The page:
The Reuters news agency says covering Washington DC is now on a par with reporting from dictatorships. Is this the right thing for journalists? Doc Martin reviews the advice being given to reporters facing Donald Trump’s shock doctrine tactics.
IT DIDN’T take long. About ten days. But now it is very clear that the White House is at war with large sections of the American – and, indeed, the global – news media.
Trump incessantly tweets about the “failing” New York Times, this week suggesting it should be sold and its print edition shut down. The White House is also refusing to send Trump “surrogates” to CNN talk shows as a way of bullying the organisation. This tactic seems to be working, CNN has dropped its initial decision not to broadcast Sean Spicer’s press briefings live.
This is a war the news media knew was coming. It’s not like Trump kept his hatred of the New York Times, The Washington Post and CNN secret. He’s been tweeting his bile and outright lies about the media for months now.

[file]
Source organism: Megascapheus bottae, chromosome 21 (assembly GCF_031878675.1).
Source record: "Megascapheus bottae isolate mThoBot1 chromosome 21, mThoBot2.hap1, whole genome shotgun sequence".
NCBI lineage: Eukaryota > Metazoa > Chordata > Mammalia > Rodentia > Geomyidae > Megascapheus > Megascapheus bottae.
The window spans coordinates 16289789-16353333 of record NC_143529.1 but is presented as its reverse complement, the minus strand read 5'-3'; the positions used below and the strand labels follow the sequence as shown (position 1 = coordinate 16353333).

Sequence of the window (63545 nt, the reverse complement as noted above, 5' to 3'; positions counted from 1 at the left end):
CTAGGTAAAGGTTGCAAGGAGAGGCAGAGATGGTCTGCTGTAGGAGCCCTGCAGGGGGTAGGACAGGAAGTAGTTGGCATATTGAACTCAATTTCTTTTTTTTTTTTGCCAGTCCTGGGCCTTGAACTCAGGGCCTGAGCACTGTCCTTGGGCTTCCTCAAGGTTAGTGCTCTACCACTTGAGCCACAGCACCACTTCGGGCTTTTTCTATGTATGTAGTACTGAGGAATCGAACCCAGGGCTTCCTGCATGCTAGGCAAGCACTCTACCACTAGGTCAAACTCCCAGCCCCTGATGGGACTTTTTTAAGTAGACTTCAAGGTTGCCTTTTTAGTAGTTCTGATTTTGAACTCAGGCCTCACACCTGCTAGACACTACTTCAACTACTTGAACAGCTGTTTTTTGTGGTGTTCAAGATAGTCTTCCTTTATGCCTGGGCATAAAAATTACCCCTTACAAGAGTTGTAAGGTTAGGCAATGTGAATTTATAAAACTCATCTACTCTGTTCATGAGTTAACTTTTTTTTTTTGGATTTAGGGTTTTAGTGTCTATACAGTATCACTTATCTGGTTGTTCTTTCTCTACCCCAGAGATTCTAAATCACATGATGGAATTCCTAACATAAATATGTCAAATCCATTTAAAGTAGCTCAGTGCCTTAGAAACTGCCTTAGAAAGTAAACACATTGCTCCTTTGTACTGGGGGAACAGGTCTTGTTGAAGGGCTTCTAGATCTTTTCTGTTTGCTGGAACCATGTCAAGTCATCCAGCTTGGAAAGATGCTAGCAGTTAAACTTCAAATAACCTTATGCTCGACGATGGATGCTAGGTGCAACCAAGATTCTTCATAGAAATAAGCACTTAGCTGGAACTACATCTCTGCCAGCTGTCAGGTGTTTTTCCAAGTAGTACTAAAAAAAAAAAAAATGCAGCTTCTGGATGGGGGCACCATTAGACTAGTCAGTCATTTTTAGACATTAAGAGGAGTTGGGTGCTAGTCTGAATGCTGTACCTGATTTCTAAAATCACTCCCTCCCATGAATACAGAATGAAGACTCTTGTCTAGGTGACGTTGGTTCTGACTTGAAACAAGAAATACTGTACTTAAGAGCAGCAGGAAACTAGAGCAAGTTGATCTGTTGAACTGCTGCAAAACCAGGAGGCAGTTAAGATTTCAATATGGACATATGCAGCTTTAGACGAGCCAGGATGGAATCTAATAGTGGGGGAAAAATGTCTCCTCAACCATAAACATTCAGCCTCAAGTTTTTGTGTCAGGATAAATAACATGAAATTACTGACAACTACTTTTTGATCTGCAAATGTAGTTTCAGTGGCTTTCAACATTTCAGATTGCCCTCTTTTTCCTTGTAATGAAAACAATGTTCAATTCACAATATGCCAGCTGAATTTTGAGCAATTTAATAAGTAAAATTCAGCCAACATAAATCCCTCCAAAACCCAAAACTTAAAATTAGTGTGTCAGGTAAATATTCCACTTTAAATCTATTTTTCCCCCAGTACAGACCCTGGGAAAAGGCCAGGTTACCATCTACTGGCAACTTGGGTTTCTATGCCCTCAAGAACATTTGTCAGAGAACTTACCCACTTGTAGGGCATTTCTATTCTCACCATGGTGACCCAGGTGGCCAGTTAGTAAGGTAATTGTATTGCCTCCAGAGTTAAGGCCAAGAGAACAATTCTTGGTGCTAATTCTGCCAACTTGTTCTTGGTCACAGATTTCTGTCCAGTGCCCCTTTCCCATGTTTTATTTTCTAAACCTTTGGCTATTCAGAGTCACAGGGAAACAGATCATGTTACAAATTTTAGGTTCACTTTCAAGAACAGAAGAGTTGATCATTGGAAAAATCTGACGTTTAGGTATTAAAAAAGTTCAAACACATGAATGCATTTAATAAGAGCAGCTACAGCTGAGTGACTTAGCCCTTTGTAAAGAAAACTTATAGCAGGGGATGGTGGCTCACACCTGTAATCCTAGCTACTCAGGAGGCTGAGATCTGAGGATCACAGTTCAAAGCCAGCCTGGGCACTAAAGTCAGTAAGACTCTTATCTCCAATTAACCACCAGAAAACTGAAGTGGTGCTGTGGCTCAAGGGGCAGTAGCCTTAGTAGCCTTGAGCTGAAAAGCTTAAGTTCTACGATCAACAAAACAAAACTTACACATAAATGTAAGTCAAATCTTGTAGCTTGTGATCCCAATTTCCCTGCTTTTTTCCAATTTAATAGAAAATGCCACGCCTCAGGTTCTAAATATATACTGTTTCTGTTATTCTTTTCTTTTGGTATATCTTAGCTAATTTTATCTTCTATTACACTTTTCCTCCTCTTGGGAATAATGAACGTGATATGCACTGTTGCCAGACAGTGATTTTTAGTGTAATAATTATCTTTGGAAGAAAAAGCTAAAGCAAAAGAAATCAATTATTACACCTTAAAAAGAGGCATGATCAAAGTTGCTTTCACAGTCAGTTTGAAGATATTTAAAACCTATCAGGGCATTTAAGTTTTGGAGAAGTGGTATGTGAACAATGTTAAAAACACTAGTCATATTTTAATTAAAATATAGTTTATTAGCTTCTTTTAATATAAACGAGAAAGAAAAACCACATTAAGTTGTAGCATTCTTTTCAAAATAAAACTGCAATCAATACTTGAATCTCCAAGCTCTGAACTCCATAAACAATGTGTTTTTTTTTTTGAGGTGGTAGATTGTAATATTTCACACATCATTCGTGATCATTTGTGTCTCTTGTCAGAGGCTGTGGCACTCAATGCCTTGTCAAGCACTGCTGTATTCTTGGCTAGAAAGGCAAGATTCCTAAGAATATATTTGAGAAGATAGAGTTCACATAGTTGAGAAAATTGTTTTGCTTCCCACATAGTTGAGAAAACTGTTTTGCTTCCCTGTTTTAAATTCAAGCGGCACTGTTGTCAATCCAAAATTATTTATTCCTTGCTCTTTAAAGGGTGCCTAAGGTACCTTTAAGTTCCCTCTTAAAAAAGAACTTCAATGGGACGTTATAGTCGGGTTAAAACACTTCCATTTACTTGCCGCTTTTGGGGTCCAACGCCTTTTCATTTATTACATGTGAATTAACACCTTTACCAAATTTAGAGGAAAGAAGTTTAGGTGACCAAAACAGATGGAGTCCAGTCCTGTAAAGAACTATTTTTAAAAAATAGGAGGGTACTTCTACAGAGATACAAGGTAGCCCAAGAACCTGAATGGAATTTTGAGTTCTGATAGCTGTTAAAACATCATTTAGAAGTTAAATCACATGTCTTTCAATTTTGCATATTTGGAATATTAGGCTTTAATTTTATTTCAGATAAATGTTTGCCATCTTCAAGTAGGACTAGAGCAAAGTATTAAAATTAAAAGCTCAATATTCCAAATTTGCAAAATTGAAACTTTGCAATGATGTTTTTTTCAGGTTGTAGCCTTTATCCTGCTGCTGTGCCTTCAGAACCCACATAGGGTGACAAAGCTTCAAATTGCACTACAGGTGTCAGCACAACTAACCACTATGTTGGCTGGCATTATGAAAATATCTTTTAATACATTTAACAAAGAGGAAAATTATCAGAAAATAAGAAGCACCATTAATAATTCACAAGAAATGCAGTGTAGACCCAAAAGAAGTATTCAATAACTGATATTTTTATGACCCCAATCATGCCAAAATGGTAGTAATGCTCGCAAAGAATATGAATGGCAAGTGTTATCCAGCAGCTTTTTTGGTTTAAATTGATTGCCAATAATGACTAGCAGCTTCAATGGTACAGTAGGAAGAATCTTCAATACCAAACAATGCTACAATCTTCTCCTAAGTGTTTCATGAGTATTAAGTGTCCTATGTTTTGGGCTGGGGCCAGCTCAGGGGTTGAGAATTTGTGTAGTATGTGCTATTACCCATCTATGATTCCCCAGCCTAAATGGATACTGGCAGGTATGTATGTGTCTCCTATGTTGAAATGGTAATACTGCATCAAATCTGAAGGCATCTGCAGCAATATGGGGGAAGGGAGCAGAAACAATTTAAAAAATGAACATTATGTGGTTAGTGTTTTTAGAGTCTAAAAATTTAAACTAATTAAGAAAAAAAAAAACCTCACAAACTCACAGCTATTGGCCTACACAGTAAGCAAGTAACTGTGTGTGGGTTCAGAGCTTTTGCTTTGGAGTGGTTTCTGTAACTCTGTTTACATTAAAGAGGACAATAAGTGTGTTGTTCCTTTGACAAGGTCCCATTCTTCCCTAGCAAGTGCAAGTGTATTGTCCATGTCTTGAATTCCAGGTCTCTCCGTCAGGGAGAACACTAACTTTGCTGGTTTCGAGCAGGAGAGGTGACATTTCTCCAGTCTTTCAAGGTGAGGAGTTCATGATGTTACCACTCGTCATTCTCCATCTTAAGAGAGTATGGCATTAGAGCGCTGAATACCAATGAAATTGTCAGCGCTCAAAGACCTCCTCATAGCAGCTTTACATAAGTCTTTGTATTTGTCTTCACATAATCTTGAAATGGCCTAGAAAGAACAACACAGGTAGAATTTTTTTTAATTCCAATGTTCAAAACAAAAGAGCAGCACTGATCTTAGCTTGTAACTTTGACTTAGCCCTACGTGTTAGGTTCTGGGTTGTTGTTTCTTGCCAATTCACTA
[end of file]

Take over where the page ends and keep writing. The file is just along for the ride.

Trump’s cultivated hostility to certain sections of the news media – he is very benevolent towards the pro-Trump media – is causing conniptions among executives and editors. It is prompting deep soul-searching and even causing some outlets to reconsider their whole Washington DC news coverage.
Globally-respected journalism academic, Jay Rosen, has told IA that the White House approach to controlling press briefings is
“… as bad as I thought it would be, with ‘the media’ getting blamed for what the White House or Trump screwed up.”